I live in a small, one bedroom, second story flat in a city centre. As the weather becomes hotter, my home becomes unbearable, even with all the windows open.
I am here all the time at the moment working from home due to the coronavirus lockdown and am struggling to keep it cool.
What are the best methods, aside from opening windows, to cooling it down? Are there any fans that come recommended?
Stuck inside: Many households will be feeling the heat this weekend as the weather gets hotter
Grace Gausden, This is Money, replies: The weather over Easter in some parts of the country touched 25 degrees.
With summer fast approaching and constant better weather on the horizon, more households without a garden will be worried about how to keep their home cool.
The Government imposed lockdown is keeping us all inside in an effort to beat the coronavirus pandemic and this could go on for at least another three weeks.
The warmer the weather, the hotter our homes are, which can prove to be problematic if we are staying inside all day.
The first thing to do is open all the windows in your home to let a natural breeze filter through.
However, this in itself is likely to be sufficient. Therefore, you will have to invest in a decent fan or, if you really want to cool down, purchase an air conditioning unit, although this will be much pricier.
There are a number of other simple tricks, including opening your loft hatch, although this will depend on your home and the type of insulation you have and whether you even have one.
Closing the curtains is another way to keep the heat out and you could also try having a go at your own air conditioning system by setting up a shallow pan full of ice in front of a fan.
If you used a fan instead of air con to keep cool over 3 months, the savings could total £1,162
The breeze from the fan will create a cool mist as it picks up cold particles from the ice.
Light bulbs will also give off heat, so take advantage of the light evenings and make the most of the natural light around you to keep the temperature down.
Similarly, putting something reflective on the outside of the glass or using window film can keep the overall temperature of the room down, by bouncing sun rays away.
Getting good quality cotton sheets is also a benefit with breathable pure cotton sheets as the recommended type to keep cool.
One myth to avoid is that opening the fridge door will cool down your home quicker, however, it actually heats your house up faster as it will pump more heat out of the back than the cooling it will provide.
The best temperature for a home is 18 degrees, according to the World Health Organisation, for healthy people. However, this rises to 20 degrees for the old, young and those who are unwell.
It is advised that most households would feel comfortable heating their home between the two temperatures.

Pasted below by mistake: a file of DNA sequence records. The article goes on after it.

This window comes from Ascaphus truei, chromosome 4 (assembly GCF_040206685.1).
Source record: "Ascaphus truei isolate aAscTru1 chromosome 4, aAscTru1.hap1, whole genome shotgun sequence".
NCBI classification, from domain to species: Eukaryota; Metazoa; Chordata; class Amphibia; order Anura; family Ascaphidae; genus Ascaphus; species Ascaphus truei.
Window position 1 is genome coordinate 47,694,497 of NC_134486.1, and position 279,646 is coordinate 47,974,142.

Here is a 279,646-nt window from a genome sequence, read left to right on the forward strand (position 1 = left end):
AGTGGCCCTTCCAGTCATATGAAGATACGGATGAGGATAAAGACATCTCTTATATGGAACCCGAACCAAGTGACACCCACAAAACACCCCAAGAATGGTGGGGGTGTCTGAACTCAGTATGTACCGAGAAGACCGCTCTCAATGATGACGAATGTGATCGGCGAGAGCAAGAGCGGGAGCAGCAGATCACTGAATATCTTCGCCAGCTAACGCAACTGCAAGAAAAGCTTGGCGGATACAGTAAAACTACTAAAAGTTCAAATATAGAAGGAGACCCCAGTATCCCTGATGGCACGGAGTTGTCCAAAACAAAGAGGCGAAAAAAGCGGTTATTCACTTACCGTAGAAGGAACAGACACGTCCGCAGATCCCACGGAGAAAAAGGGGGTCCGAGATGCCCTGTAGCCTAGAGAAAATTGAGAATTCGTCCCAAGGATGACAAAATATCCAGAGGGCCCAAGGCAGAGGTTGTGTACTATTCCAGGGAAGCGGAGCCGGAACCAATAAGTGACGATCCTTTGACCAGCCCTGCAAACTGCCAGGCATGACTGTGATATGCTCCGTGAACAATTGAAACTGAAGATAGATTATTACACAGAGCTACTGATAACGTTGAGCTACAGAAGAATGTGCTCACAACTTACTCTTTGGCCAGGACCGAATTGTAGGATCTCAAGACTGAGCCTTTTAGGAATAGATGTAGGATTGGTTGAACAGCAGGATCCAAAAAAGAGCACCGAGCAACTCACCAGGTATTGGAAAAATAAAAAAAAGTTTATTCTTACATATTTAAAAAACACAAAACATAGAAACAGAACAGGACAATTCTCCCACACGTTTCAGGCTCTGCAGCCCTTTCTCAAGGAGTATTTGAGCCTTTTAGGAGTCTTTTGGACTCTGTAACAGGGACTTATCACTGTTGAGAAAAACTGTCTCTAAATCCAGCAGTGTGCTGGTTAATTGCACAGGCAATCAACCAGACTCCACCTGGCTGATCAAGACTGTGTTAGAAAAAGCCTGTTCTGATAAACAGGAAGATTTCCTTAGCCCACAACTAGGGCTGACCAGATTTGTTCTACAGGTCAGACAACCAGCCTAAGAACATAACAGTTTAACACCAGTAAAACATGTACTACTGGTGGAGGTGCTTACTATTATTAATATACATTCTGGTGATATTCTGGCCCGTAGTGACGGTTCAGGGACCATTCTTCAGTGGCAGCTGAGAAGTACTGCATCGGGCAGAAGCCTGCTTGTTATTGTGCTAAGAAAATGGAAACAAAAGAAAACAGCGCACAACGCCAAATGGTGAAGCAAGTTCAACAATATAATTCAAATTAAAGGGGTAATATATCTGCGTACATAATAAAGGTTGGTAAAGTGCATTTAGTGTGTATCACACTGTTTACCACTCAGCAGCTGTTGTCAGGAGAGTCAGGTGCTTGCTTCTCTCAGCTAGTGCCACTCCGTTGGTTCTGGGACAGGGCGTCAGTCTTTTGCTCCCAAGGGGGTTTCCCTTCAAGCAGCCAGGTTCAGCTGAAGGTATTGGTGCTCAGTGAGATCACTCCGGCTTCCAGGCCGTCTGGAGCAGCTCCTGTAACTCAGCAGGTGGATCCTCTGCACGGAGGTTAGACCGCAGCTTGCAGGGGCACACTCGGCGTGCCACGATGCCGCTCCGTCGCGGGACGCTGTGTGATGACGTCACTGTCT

Victoria Arrington of Energy Helpline replies: With more of us indoors during this concerning time, it’s natural to be wondering how to keep energy bills affordable whilst keeping your home comfortably cool.
There are many options out there – from turning on the air con to switching on a fan, to even just opening a window. But if you need to keep extra cool, you will likely have to rely on a fan or air con.
However, it’s important to make the right choices in the methods you choose, as the differences in price can be dramatic.
If you want to cool your home on a budget, you could save significantly more by simply switching to a bargain energy tariff and running a mid-range fan to blow away the heat.
By doing so, you’d only spend £3.66 a month to cool your home versus spending £391 a month if you decided to stay on a default tariff and turned on a high-end air con – a cost of about 99 per cent more.
If you used the fan instead of the air con to keep cool over three months, the savings could then total £1,162.
And if you switch, your bills would remain more affordable far beyond the warmer months. Those who switch to a bargain tariff save £280 across the year on average, all in exchange for just a few minutes of time spent switching.
Grace Gausden, This is Money, adds: This is Money has done some research to find some of the best fans currently on the market, which can be found below.
The Dyson tower fans are some of the most popular – and expensive – on the market
Those with cash to splash: If you’ve got a fair bit to spend on a fan, perhaps with the money you’re saving by working from home, then your best bet is to opt for a Dyson fan.
The Dyson Cool Tower fan is one of the most popular on the market thanks to its unique style and ability to cool a whole room. Although it will set you back £349.99, it is possible to pay in installments.
Tower fan on a budget: Those who don’t have hundreds of pounds to spend on a fan can still get a decent cooler for less.
The Ecolighters tower fan, available on Amazon, is just £39.99 but has great reviews. It can be operated manually or via remote control and has three speeds.
Strong and sturdy: A floor fan is another great option to cool down the home.
The Challenge Chrome high velocity tilting fan is only £49.99 and comes with three speed settings and an adjustable tilt.
Working from home: If you’re finding that you’re getting too hot at your desk when working from home, you may need a desk fan.
This basic 12 inch desk fan from John Lewis should do the trick – and at £20, it won’t break the bank either.
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